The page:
How is it that one of Broadway’s most accomplished song-and-dance men has found success in a television role in which he doesn’t sing, he doesn’t dance and he never smiles?
“Well, it’s because as an actor, I’m always looking for something different and challenging,” said Victor Garber, one of the stars of ABC’s spy drama, Alias.
Playing uber-operative Jack Bristow, a CIA double agent who also happens to be the father of sexy superspy Sydney Bristow (Jennifer Garner), Mr. Garber has found that this role, above all others in his lengthy career, has given him the kind of high-profile visibility that would get most secret agents, well, fired.
“I’m recognized everywhere I go,” he said, “which makes it easier to get good tables at restaurants.”
Born in Ontario, Canada, Mr. Garber, 54, began his performing career as a singer with a group called The Sugar Shoppe. His first major break came when he was cast as Jesus in a 1972 Toronto production of Godspell, which led to his being cast in the film version. By then Mr. Garber had moved to New York and was soon a fixture on Broadway, earning Tony nominations for his work in Damn Yankees, Lend Me a Tenor, Deathtrap and Little Me. He didn’t return to film work until 1992, when he was cast in Paul Schrader’s film, Light Sleeper, which was followed by roles in The First Wives Club, Titanic, Sleepless in Seattle and Legally Blonde.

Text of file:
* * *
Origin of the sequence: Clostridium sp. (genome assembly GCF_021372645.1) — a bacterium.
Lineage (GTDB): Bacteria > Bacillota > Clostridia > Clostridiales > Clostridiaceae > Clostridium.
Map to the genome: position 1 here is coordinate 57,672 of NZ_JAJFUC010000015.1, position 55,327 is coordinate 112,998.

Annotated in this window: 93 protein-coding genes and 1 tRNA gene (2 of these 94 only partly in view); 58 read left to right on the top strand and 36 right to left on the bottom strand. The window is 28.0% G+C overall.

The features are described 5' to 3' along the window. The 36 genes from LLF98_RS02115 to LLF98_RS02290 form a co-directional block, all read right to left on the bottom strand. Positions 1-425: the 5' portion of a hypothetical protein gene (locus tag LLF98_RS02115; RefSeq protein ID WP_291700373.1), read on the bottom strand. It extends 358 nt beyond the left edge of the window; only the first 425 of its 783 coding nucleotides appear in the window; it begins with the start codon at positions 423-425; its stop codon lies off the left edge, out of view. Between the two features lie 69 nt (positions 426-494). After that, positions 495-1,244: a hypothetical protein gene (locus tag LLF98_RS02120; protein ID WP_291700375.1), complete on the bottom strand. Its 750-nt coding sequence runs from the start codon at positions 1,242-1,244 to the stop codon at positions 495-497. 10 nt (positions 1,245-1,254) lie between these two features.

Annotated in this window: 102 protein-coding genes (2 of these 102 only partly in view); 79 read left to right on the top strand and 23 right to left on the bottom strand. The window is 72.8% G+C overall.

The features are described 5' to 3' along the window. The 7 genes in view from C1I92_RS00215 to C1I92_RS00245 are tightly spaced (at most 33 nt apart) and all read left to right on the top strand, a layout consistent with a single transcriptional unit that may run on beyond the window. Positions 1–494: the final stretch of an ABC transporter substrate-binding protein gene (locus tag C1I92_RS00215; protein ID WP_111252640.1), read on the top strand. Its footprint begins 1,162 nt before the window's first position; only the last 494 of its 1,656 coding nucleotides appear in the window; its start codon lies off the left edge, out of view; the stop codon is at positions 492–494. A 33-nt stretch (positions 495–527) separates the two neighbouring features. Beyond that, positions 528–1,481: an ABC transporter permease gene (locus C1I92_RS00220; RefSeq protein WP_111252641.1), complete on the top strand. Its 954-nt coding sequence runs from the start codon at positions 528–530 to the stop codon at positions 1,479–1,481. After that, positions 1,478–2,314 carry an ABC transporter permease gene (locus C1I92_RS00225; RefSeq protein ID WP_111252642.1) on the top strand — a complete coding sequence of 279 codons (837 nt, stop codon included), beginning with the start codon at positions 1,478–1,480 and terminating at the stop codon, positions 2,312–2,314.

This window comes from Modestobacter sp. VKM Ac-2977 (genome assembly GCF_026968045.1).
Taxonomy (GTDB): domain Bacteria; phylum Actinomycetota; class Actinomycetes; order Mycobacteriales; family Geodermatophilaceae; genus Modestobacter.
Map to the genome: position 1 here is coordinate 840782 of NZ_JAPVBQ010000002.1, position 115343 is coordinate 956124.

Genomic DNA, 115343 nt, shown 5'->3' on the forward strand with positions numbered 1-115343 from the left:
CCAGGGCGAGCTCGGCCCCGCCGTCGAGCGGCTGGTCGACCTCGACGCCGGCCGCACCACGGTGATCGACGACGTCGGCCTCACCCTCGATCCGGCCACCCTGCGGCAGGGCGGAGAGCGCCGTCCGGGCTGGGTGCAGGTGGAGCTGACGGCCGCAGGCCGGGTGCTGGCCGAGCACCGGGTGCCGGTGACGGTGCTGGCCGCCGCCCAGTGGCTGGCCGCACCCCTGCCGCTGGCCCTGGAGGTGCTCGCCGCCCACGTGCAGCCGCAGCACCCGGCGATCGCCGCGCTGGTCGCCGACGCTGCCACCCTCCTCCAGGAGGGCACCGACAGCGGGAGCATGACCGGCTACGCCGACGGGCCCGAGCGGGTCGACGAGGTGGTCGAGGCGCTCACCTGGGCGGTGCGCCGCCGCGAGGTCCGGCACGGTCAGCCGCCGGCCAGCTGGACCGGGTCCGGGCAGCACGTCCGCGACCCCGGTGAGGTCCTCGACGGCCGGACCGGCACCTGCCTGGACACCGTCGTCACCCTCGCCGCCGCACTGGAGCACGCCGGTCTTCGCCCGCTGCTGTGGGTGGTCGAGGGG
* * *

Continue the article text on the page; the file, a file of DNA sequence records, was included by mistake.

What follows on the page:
When he was given the script for the pilot of Alias, Mr. Garber said he found it to be one of the “smartest, wittiest and most intriguing” scripts he had read in a long time. “But it is a very serious show, and sometimes, when we’re all very tired, it’s hard to remain so serious. One time Jennifer [Garner] and I were out of control. Finally the director told us to take a 10-minute break. We had to go and drill the scene during the entire break just to be able to get through it.”
In addition to Alias, Mr. Garber has starred in a string of musicals and telefilms for ABC-Annie, Life With Judy Garland: Me and My Shadows and The Music Man, among others. His plans include starring in a television remake of Fiddler on the Roof possibly to be shot next summer.
That means the song-and-dance man is back to doing what he loves-albeit only when Alias is on hiatus. “It started when Rob Marshall [who directed Chicago] cast me in Annie,” Mr. Garber said. “I wasn’t so sure I could play Daddy Warbucks, but he convinced me that I could, and it was a fantastic experience.”
When he’s not working on ABC’s Burbank, Calif., lot, Mr. Garber prefers to be in New York, a city he’s called home for some 30 years. “Once I moved to New York, I never imagined living anywhere else,” he said. “And now, because of Alias, I am finally able to afford a much nicer place to live.”